‘All we can do for you now’: How Czech sabotage saved a B-17 crew

by Tommy Grant

“The ‘Tondelayo’ was being knocked about the sky … climbing, diving and making corkscrew patterns in a crazy choreography designed to unsettle the fighters, who were pressing in from all sides,” according to an account by Elmer “Benny” Bendiner, the B-17′s bombardier, in his wartime postscript, “The Fall of Fortresses.”

It was July 30, 1943, and the primary targets of the 379th Bomb Group were the Nazi aero engine shops located in the central German town of Kassel.

Of course, B-17 bombing missions were no picnic. Aeronautical advancements at the time allowed a B-17 to fly at altitudes of approximately 35,000 feet for up to 2,800 miles, all while carrying a hefty bomb payload supplemented by 10 .50-caliber machine guns.

The bomber, however, flew at a speed of just 150 mph, which left crews immensely vulnerable when flying through swarms of the 400 mph-capable Messerschmitt and Focke-Wulf-190s. What’s more, it would not be until the routine implementation of the P-51 Mustang in 1944 Europe that B-17s would be regularly accompanied by fighter escorts.

In 1943, as casualty rates hovered around 30 percent, surviving the mandatory 25 missions as a crewman of a B-17 — ominously dubbed the “Flying Coffin” — often came down to luck. The Kassel raid was no exception.

The Tondelayo and its crew weathered near constant attacks from Luftwaffe fighters, with Messerschmitt and Focke-Wulf-190s hedge-hopping from station to station to refuel along the bombers’ flight path — easy actions with nary an Allied fighter in sight.

From the skies, German fighters spit the Tondelayo with 20 mm explosive shells. From below, anti-aircraft flak peppered the flying coffin.

“I was undeniably alive in battle. … This was not the war of boredom and vermin we had read about in the tales of our fathers’ agony. This was a frenzy in which I heaved and sweated but could not stop because, shamefully, my guts loved what my head hated,” Bendiner noted about the constant proximity to death. “I exulted in that parade of Fortresses forming for battle. I confess this as an act of treason against the intellect, because I have seen dead men washed out of their turrets with a hose. But if one wants an intellectual view of war, one must ask someone who has not seen it.”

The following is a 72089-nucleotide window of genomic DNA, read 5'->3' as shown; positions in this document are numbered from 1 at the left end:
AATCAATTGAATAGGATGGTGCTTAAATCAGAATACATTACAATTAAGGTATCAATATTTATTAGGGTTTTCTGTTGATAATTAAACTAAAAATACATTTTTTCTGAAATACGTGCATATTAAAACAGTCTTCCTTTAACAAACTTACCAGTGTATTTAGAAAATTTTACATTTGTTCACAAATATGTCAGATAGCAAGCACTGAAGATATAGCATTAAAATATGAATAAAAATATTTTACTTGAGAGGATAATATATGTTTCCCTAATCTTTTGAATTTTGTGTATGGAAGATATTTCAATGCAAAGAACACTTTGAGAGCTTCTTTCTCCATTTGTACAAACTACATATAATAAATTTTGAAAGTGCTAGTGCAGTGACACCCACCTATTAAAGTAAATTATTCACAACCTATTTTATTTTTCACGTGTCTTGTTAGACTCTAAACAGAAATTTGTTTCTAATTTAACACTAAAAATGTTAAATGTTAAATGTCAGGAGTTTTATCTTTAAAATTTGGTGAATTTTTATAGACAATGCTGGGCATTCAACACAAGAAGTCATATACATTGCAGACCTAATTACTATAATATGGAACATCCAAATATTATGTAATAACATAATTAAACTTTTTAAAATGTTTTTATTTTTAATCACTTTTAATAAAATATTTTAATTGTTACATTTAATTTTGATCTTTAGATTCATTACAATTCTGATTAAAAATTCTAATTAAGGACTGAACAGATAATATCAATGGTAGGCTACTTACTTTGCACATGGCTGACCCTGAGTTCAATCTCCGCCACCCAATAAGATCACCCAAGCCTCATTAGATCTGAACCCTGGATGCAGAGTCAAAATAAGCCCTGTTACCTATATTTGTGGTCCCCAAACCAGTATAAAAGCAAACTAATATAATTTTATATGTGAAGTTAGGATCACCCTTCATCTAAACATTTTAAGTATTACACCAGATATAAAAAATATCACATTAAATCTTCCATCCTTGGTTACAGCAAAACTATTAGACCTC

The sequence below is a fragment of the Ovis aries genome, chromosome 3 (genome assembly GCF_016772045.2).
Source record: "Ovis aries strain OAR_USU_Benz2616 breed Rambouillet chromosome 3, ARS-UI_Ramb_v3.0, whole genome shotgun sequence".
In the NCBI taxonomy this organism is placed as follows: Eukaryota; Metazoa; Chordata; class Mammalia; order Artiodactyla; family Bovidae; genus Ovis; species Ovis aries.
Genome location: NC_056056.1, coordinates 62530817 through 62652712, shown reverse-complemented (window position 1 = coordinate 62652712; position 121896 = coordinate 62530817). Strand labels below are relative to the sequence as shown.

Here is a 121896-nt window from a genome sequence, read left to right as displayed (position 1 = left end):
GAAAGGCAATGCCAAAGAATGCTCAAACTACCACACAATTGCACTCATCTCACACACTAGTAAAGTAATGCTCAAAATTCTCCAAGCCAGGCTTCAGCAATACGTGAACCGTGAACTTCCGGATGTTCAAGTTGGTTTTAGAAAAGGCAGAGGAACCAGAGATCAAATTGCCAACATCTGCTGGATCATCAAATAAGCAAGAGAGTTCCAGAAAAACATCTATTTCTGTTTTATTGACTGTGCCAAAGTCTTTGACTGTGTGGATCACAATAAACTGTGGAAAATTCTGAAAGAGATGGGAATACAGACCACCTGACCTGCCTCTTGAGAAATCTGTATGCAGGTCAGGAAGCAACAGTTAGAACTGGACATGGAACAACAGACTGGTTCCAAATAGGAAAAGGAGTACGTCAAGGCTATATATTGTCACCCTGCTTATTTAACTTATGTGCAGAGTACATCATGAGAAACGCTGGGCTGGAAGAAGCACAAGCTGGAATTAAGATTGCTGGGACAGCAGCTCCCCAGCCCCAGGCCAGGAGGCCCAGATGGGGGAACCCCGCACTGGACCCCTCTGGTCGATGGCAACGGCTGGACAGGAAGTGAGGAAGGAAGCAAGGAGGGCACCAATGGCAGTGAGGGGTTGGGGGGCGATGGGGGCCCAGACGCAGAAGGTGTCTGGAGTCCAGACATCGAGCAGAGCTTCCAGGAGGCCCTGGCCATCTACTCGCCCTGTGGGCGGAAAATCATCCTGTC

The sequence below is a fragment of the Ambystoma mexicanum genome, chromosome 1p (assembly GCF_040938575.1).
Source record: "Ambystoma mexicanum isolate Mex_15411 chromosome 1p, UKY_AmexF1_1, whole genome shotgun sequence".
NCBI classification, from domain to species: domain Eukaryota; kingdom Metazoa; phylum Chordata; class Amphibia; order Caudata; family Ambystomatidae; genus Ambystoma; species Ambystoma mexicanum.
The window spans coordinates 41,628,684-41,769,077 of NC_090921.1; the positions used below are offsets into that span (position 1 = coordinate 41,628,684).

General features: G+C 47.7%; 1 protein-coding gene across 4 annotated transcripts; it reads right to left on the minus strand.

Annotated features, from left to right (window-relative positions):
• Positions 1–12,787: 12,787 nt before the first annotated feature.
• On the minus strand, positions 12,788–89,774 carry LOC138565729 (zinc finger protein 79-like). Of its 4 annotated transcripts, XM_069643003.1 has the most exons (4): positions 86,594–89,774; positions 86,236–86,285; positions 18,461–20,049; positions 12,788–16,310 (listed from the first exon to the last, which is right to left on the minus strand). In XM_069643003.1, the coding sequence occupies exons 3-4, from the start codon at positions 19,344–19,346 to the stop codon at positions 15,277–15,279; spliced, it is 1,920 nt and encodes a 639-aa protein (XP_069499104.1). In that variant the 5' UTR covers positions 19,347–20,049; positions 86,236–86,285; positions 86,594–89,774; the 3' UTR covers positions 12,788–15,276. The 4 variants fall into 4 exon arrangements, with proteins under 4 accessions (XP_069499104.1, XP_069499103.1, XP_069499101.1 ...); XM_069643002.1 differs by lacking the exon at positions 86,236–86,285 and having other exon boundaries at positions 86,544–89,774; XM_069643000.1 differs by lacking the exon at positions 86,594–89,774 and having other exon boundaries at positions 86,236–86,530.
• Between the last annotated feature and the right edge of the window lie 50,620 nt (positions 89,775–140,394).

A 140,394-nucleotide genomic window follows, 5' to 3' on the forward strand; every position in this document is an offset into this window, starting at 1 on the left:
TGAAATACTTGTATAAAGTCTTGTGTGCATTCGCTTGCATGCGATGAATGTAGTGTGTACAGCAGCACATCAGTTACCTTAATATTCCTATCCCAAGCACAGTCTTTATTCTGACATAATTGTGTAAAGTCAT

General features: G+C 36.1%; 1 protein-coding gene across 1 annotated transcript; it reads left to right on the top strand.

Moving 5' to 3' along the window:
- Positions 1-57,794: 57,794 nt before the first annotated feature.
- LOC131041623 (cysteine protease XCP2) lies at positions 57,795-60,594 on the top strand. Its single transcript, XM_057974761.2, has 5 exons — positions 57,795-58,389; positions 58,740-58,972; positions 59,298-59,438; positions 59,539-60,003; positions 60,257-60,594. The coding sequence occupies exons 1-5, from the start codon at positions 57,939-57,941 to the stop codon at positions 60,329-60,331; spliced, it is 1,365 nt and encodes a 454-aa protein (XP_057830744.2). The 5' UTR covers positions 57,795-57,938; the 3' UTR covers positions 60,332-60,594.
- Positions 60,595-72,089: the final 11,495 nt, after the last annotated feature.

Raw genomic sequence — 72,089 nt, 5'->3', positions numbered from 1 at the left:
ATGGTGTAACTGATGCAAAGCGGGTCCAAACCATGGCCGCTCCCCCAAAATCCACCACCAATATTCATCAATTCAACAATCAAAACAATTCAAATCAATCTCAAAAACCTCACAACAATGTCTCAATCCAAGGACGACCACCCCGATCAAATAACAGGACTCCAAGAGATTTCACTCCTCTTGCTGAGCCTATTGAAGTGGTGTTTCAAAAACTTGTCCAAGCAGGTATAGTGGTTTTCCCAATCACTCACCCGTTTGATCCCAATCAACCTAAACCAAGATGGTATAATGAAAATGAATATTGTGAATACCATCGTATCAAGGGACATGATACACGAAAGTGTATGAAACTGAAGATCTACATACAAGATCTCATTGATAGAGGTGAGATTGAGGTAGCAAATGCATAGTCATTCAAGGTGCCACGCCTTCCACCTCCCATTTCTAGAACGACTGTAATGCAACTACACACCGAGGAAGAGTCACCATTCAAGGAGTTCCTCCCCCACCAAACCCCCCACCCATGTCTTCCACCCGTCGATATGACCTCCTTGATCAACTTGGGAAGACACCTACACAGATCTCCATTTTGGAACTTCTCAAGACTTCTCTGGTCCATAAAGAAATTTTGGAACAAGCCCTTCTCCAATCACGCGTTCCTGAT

Throughout the war, B-17 crews became used to the all too frequent scene of adjacent bombers being hit and hurtling towards the earth. For the men of the Tondelayo, July 30 seemed like it would yield much of the same. But on that particular raid, the Tondelayo was afforded remarkable luck in the form of Czech prisoner of war sabotage.

After losing both of the bomber’s waist gunners, Tondelayo crew members, upon successfully returning to England, discovered 11 unexploded 20 mm shells housed in the bomber’s gas tank. Such placement of explosives would normally spell out certain death for all on board, except for a “highly personal miracle,” Bendiner recalled.

In looking at the shells’ construction, the armorers found no explosives. Instead, the munitions were “clean as a whistle and as harmless,” Bendiner wrote. One shell, however, wasn’t quite empty.

Inside the casing was “a carefully rolled piece of paper” written in Czech, he noted.

“This is all we can do for you now,” the message read.

Ultimately, the Tondelayo’s luck would run out. She now sits somewhere on the bottom of the English Channel, a relic of sacrifice and sabotage.

Bendiner, meanwhile, retired from the service with a Distinguished Flying Cross, the Air Medal with three oak leaf clusters, and a Purple Heart. He authored numerous books after the war and worked as a journalist for Esquire.

Elmer Bendiner died in September 2001.

Claire Barrett is a digital media editor at HistoryNet and a World War II researcher with an unparalleled affinity for Sir Winston Churchill and Michigan football.

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